Looking for Canada plum seedlings. I found one Canadian source but they are only 8" tall. Would like to grow them with the Pembina plums that I am getting that are 3-5" tall. Also looking for a source for Redhaven peaches. I have one source but I need to buy 40 trees. I don’t want to try with 40 trees as they are not really for this zone but someone did grow them successfully further south of me.
I bought one several years ago from forestfarm.com, but it looks like now they only have “Bounty” as far as prunus nigra goes, which I understand is not a good pollinator. The original item number for their wild canadian plum was prni082, maybe you could email them and ask if they still have any. I think they had it in their catalog every year until this past year. When I got mine it was a good size. Deer ate it back a couple times but it came back and I now have Toka, Kahinta and Methley grafted onto it also.
Thank you for your reply. However I need a Canadian source as getting trees over the border is difficult. How do you like the flavour of Toka?
Where are you located?
Getting a pollinator for the cultivated P. Americana and P. Canadensis hybrids is a pain in a half! I had the exact same issue when I planted a community orchard in Alberta. Likely those little plum seedlings are your only source. And if its the nursery I dealt with, they will only sell you a couple because they are the only nursery that has them; they have to collect the seeds from wild trees way far away from cultivated trees to ensure that what they sell you is not another pollen sterile hybrid.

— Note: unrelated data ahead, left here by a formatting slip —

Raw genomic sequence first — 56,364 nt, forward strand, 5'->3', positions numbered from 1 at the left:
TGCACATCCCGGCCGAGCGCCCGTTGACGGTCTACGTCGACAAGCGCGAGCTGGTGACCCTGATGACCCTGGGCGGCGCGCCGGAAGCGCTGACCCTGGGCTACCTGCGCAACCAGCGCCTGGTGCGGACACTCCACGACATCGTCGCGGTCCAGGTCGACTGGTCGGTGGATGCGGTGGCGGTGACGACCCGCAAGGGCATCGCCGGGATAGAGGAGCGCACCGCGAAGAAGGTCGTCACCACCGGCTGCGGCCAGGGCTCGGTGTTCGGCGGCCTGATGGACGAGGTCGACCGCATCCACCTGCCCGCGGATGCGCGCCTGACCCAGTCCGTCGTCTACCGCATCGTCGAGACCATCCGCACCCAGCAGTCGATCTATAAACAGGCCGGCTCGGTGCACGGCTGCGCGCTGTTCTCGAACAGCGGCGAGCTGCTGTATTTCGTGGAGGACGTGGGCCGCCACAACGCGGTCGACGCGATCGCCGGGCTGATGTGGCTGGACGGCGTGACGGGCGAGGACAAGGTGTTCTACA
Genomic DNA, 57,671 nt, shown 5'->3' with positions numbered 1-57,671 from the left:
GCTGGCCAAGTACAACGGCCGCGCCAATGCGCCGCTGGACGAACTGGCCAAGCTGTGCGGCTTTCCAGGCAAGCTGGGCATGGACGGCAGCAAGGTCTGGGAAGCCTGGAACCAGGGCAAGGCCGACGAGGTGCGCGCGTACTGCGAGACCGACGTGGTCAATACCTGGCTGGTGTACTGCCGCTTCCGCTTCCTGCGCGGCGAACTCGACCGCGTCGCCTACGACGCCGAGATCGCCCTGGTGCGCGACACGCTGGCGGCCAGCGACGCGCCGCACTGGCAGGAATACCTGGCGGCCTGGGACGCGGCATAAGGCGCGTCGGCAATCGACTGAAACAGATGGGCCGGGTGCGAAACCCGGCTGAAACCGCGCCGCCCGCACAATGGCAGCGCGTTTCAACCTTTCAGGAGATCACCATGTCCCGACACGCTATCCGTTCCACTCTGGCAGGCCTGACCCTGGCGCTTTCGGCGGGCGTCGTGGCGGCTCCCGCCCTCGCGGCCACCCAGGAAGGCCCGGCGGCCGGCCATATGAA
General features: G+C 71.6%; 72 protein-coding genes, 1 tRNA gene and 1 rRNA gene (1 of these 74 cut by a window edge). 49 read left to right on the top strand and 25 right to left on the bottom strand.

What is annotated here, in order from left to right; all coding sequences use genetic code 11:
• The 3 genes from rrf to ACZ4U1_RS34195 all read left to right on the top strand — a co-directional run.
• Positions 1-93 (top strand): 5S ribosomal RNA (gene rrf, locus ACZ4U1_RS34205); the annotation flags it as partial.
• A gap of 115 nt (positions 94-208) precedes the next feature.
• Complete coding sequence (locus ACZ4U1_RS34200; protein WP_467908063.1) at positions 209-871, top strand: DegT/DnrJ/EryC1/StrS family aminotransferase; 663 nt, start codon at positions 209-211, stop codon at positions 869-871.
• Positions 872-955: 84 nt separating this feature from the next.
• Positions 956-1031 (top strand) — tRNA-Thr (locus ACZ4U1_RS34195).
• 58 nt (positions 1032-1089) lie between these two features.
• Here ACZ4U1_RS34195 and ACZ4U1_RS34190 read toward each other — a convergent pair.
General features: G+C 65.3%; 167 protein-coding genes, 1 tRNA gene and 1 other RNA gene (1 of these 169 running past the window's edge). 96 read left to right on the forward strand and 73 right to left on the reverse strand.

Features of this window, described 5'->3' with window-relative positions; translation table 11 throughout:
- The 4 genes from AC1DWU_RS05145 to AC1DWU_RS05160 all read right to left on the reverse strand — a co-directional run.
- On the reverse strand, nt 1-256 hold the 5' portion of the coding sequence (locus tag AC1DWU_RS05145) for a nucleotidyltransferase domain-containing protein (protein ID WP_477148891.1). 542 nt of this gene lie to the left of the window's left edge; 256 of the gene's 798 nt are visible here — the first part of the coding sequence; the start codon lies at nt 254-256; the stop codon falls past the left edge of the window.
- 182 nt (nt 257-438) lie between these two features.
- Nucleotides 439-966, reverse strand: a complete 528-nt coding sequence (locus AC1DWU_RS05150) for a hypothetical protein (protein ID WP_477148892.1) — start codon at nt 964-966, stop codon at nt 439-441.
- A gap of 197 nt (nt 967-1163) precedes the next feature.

It’s true, the wonder cultivated varieties are all over the nurseries in three gallon pots, but you still have to wait for your tiny pollinator to grow up before you benefit from them. You might as well buy the small hybrid plum trees from the same company and save some money instead of buying a big one that isn’t going to produce until you baby wild plum grows up.
Look on the bright side. Your trees will probably grow up and produce if you can get the bloom of your hybrids to overlap with your native plum. Here in Georgia most plum trees die of stem canker before they get old enough to produce much. So plums are a challenge there and they are an even bigger challenge here.